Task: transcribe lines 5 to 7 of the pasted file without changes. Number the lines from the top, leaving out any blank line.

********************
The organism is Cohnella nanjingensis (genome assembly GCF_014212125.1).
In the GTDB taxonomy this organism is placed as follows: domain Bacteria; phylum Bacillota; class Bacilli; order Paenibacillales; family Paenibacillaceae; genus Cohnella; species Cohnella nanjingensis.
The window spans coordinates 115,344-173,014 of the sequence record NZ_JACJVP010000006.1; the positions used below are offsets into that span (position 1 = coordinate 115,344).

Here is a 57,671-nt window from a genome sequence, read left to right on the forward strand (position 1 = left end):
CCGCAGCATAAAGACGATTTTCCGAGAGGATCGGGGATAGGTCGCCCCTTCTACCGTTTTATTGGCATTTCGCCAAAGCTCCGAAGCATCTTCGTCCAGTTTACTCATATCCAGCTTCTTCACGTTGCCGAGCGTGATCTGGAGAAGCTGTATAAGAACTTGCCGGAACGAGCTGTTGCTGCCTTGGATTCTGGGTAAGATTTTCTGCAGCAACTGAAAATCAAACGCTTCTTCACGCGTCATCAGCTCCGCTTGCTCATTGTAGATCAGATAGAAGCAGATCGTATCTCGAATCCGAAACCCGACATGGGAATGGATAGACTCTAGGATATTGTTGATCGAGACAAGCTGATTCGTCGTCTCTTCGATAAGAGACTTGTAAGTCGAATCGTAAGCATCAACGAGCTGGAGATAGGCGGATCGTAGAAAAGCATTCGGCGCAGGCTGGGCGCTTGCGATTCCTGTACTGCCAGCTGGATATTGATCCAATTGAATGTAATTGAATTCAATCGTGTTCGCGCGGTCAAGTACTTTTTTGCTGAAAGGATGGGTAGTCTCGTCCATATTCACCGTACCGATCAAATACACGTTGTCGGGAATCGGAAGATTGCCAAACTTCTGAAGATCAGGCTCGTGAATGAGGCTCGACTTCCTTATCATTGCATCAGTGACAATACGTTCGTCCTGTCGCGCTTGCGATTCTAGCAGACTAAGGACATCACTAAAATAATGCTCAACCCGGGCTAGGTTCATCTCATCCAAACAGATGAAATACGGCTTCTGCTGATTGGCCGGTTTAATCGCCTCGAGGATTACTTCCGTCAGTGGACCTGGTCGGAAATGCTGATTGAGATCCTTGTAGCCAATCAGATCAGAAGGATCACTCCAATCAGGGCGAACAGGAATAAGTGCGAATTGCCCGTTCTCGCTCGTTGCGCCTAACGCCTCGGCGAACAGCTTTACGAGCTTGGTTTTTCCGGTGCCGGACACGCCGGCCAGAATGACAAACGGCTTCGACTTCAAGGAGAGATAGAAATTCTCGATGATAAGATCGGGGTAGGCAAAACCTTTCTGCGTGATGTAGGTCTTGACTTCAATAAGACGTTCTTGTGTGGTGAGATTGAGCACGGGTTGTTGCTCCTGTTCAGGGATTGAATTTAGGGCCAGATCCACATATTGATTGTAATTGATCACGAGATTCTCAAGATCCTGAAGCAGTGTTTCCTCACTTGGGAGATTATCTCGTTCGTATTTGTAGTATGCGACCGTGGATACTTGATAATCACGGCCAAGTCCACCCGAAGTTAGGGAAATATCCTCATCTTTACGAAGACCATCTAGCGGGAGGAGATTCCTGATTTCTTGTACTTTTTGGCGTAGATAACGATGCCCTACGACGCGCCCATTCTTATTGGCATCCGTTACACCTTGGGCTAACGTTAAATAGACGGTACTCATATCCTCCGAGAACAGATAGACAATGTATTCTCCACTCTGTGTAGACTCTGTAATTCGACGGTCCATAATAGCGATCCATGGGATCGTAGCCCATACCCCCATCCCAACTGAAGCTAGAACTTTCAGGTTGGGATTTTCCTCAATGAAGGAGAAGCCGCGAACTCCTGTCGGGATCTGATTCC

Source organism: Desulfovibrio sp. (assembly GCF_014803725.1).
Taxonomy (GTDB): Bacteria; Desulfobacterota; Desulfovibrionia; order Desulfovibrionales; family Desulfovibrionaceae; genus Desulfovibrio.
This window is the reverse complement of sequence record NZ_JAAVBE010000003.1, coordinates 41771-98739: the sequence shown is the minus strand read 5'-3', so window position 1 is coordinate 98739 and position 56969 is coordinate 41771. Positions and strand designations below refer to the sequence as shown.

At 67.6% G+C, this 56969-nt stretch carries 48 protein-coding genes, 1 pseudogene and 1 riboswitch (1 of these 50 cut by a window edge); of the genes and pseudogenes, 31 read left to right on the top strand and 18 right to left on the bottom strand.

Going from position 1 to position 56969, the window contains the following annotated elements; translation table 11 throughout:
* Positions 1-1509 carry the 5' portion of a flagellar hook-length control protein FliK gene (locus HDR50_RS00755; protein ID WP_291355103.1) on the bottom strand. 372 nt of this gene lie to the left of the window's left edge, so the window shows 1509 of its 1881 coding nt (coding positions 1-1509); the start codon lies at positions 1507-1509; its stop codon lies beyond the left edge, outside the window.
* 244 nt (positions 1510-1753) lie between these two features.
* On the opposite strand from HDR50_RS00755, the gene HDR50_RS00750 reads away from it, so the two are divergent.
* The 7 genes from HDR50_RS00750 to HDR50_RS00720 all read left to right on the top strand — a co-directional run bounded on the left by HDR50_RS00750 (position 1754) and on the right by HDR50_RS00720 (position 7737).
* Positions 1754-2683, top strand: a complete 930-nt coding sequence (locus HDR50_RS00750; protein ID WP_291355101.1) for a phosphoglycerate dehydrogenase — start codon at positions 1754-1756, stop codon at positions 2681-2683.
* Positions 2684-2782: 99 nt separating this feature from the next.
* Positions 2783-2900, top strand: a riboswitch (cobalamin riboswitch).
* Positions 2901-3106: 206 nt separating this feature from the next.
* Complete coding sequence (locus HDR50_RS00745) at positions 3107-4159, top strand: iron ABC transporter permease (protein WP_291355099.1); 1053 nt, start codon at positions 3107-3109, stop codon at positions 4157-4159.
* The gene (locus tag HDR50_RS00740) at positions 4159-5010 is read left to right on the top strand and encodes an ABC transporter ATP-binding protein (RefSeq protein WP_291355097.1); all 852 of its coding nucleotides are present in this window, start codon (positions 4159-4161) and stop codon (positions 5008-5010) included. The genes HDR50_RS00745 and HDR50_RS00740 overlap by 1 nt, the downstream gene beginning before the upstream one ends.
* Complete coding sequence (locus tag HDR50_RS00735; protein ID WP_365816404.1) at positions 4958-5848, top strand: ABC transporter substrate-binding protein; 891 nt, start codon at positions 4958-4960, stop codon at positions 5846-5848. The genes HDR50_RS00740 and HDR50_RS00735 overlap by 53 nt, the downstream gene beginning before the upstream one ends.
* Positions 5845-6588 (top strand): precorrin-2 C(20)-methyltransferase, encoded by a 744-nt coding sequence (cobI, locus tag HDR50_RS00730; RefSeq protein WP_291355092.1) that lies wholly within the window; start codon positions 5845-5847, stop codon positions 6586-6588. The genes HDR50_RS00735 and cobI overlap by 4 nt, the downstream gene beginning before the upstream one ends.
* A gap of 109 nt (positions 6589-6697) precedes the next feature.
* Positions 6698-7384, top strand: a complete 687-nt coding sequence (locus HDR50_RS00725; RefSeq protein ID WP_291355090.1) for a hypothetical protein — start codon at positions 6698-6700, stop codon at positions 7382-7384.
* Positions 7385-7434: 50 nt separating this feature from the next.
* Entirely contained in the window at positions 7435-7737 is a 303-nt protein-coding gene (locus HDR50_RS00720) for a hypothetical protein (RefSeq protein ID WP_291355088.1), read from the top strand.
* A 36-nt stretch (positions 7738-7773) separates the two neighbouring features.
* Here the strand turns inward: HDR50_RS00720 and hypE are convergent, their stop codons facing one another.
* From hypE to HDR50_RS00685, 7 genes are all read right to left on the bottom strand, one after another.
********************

CCGCAGCATAAAGACGATTTTCCGAGAGGATCGGGGATAGGTCGCCCCTTCTACCGTTTTATTGGCATTTCGCCAAAGCTCCGAAGCATCTTCGTCCAGTTTACTCATATCCAGCTTCTTCACGTTGCCGAGCGTGATCTGGAGAAGCTGTATAAGAACTTGCCGGAACGAGCTGTTGCTGCCTTGGATTCTGGGTAAGATTTTCTGCAGCAACTGAAAATCAAACGCTTCTTCACGCGTCATCAGCTCCGCTTGCTCATTGTAGATCAGATAGAAGCAGATCGTATCTCGAATCCGAAACCCGACATGGGAATGGATAGACTCTAGGATATTGTTGATCGAGACAAGCTGATTCGTCGTCTCTTCGATAAGAGACTTGTAAGTCGAATCGTAAGCATCAACGAGCTGGAGATAGGCGGATCGTAGAAAAGCATTCGGCGCAGGCTGGGCGCTTGCGATTCCTGTACTGCCAGCTGGATATTGATCCAATTGAATGTAATTGAATTCAATCGTGTTCGCGCGGTCAAGTACTTTTTTGCTGAAAGGATGGGTAGTCTCGTCCATATTCACCGTACCGATCAAATACACGTTGTCGGGAATCGGAAGATTGCCAAACTTCTGAAGATCAGGCTCGTGAATGAGGCTCGACTTCCTTATCATTGCATCAGTGACAATACGTTCGTCCTGTCGCGCTTGCGATTCTAGCAGACTAAGGACATCACTAAAATAATGCTCAACCCGGGCTAGGTTCATCTCATCCAAACAGATGAAATACGGCTTCTGCTGATTGGCCGGTTTAATCGCCTCGAGGATTACTTCCGTCAGTGGACCTGGTCGGAAATGCTGATTGAGATCCTTGTAGCCAATCAGATCAGAAGGATCACTCCAATCAGGGCGAACAGGAATAAGTGCGAATTGCCCGTTCTCGCTCGTTGCGCCTAACGCCTCGGCGAACAGCTTTACGAGCTTGGTTTTTCCGGTGCCGGACACGCCGGCCAGAATGACAAACGGCTTCGACTTCAAGGAGAGATAGAAATTCTCGATGATAAGATCGGGGTAGGCAAAACCTTTCTGCGTGATGTAGGTCTTGACTTCAATAAGACGTTCTTGTGTGGTGAGATTGAGCACGGGTTGTTGCTCCTGTTCAGGGATTGAATTTAGGGCCAGATCCACATATTGATTGTAATTGATCACGAGATTCTCAAGATCCTGAAGCAGTGTTTCCTCACTTGGGAGATTATCTCGTTCGTATTTGTAGTATGCGACCGTGGATACTTGATAATCACGGCCAAGTCCACCCGAAGTTAGGGAAATATCCTCATCTTTACGAAGACCATCTAGCGGGAGGAGATTCCTGATTTCTTGTACTTTTTGGCGTAGATAACGATGCCCTACGACGCGCCCATTCTTATTGGCATCCGTTACACCTTGGGCTAACGTTAAATAGACGGTACTCATATCCTCCGAGAACAGATAGACAATGTATTCTCCACTCTGTGTAGACTCTGTAATTCGACGGTCCATAATAGCGATCCATGGGATCGTAGCCCATACCCCCATCCCAACTGAAGCTAGAACTTTCAGGTTGGGATTTTCCTCAATGAAGGAGAAGCCGCGAACTCCTGTCGGGATCTGATTCC

Source organism: Desulfovibrio sp. (assembly GCF_014803725.1).
Taxonomy (GTDB): Bacteria; Desulfobacterota; Desulfovibrionia; order Desulfovibrionales; family Desulfovibrionaceae; genus Desulfovibrio.